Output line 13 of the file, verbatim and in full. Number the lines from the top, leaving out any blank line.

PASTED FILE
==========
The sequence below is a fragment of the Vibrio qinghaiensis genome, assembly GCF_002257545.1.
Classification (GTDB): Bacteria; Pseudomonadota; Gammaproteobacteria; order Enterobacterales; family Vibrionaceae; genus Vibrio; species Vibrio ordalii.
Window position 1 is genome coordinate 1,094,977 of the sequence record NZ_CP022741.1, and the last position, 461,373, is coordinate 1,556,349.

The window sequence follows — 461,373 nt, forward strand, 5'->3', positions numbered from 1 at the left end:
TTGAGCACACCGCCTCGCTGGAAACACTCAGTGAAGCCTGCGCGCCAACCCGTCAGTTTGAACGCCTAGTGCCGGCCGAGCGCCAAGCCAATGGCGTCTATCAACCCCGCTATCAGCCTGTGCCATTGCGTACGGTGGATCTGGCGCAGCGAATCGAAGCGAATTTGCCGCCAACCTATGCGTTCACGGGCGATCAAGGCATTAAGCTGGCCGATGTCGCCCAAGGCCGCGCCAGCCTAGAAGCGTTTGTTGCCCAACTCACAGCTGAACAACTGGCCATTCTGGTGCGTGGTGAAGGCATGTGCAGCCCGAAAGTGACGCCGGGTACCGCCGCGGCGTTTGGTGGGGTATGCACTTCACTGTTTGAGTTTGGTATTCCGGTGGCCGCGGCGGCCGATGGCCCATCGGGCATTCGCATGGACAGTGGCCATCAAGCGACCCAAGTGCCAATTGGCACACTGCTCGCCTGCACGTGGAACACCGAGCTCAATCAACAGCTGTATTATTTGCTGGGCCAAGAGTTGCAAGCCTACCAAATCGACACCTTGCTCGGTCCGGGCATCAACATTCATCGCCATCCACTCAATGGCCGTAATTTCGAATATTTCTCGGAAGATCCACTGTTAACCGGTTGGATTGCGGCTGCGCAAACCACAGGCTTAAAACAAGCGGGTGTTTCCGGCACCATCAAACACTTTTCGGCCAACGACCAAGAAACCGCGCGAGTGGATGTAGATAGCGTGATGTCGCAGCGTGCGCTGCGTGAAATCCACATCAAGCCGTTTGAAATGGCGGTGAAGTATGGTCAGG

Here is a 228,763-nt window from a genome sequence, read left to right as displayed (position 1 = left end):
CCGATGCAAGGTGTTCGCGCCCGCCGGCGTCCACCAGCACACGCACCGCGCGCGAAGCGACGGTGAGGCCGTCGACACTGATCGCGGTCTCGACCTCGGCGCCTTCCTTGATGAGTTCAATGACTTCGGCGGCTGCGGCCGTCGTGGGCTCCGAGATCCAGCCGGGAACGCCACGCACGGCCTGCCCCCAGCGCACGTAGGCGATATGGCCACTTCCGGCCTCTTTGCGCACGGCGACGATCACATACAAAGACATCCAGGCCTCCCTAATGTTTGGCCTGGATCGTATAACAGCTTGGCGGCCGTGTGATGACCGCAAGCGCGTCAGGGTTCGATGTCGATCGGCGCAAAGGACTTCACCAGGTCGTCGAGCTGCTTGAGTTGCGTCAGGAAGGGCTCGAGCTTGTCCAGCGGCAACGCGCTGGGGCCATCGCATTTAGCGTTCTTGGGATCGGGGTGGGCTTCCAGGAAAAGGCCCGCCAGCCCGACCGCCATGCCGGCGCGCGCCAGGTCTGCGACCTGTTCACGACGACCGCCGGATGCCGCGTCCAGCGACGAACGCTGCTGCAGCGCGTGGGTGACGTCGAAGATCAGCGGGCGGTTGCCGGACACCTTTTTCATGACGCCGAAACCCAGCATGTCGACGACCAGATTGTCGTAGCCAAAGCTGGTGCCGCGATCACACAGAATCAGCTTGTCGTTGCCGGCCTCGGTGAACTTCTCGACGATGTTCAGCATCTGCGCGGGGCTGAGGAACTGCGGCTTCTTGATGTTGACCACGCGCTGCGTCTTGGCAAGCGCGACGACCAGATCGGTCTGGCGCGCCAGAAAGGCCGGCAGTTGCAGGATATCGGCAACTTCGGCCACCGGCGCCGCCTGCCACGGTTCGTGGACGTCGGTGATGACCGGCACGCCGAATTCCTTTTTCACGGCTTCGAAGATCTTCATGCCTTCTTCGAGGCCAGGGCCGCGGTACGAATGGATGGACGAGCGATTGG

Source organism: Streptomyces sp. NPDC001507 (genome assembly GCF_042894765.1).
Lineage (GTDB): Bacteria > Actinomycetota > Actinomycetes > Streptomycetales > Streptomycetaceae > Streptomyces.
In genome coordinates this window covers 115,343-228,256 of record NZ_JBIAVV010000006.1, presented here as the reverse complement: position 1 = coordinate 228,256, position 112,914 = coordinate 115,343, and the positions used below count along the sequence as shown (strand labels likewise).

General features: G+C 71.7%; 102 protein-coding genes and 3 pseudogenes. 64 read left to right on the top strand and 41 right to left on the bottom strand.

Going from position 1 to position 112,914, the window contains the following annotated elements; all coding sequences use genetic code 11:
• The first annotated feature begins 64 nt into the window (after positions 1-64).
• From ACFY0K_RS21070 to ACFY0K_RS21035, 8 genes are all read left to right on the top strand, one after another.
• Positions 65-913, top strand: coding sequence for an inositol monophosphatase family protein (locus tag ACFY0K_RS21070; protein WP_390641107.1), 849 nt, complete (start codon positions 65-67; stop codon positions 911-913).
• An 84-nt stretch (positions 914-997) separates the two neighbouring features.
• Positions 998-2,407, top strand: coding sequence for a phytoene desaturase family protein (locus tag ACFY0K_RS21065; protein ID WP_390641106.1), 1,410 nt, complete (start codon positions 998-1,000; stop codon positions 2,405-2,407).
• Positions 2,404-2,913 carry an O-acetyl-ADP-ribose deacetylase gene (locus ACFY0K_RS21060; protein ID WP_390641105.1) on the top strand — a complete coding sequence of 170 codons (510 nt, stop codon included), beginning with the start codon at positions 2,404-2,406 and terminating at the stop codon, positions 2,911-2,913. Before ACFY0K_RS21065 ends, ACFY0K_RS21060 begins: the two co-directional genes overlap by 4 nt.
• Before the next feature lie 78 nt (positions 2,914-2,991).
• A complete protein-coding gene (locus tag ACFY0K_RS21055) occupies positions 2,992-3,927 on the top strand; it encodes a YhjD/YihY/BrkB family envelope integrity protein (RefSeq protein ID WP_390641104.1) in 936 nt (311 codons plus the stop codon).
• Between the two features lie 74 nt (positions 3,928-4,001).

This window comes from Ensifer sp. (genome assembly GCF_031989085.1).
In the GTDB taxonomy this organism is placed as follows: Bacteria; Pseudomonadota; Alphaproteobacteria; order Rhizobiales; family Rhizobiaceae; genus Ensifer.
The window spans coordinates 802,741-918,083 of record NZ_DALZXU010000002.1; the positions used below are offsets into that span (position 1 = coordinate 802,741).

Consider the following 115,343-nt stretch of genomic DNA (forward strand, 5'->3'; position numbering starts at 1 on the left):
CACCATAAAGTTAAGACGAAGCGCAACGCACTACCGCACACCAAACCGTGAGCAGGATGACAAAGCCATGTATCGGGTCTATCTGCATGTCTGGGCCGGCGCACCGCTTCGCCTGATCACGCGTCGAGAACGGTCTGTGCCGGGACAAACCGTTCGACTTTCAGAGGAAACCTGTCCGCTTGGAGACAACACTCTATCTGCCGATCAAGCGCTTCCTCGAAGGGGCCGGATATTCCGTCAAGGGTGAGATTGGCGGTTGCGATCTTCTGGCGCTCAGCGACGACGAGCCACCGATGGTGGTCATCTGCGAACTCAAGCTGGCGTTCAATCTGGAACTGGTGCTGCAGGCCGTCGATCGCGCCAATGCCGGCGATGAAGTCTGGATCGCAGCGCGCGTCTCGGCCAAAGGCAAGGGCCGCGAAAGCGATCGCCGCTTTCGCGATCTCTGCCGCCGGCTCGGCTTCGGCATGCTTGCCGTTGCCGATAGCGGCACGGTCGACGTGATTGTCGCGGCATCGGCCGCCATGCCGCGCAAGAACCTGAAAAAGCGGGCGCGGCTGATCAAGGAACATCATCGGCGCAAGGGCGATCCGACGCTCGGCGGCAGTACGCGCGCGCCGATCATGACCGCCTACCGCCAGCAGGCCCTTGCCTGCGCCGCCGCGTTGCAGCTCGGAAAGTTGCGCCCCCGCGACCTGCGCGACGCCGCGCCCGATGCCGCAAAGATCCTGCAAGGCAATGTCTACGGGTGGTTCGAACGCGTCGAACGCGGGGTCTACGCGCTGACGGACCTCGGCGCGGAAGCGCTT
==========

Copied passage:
• The first annotated feature begins 64 nt into the window (after positions 1-64).